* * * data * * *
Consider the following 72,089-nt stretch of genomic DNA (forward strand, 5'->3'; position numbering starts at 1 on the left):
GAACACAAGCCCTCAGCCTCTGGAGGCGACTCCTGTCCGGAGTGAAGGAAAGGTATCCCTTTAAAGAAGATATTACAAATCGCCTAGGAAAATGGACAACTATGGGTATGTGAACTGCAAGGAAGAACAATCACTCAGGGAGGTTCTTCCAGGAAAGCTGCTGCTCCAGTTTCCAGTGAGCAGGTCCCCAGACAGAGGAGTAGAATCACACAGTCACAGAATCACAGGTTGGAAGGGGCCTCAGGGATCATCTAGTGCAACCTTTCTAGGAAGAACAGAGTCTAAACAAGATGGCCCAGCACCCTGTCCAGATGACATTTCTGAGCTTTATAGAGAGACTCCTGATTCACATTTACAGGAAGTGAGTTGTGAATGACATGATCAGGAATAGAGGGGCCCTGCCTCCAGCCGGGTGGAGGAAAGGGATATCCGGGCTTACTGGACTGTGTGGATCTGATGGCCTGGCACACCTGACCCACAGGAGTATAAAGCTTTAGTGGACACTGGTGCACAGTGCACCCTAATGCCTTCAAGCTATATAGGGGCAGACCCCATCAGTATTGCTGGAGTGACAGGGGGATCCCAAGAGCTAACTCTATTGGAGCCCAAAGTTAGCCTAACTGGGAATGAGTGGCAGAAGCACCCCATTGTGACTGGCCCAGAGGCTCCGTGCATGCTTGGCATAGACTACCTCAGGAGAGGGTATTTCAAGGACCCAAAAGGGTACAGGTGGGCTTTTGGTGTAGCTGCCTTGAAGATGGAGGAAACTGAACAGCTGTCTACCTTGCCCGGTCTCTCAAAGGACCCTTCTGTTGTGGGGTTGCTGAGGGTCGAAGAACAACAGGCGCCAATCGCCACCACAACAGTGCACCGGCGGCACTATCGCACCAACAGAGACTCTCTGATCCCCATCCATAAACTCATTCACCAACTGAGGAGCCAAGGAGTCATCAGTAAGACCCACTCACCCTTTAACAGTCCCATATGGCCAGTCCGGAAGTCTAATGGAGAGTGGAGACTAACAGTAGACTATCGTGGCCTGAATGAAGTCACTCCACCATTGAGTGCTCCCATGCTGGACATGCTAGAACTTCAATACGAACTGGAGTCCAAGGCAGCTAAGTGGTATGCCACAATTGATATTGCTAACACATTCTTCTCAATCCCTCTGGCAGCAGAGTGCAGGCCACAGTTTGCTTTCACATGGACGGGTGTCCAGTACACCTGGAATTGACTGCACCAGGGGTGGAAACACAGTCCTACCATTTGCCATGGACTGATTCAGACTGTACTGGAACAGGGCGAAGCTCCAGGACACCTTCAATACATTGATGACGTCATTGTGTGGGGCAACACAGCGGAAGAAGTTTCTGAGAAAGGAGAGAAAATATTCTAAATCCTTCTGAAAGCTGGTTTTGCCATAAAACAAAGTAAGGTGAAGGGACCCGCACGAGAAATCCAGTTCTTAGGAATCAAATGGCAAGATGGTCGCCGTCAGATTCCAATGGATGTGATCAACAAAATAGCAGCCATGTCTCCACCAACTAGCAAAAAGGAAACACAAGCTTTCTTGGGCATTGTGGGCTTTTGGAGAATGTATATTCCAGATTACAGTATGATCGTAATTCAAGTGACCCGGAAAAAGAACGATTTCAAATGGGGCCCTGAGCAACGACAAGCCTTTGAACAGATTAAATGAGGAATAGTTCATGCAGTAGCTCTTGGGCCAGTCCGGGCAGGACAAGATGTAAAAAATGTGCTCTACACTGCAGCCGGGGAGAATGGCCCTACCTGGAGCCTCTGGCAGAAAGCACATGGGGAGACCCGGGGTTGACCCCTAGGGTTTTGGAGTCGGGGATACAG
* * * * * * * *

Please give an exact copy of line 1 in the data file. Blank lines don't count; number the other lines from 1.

Consider the following 72,089-nt stretch of genomic DNA (forward strand, 5'->3'; position numbering starts at 1 on the left):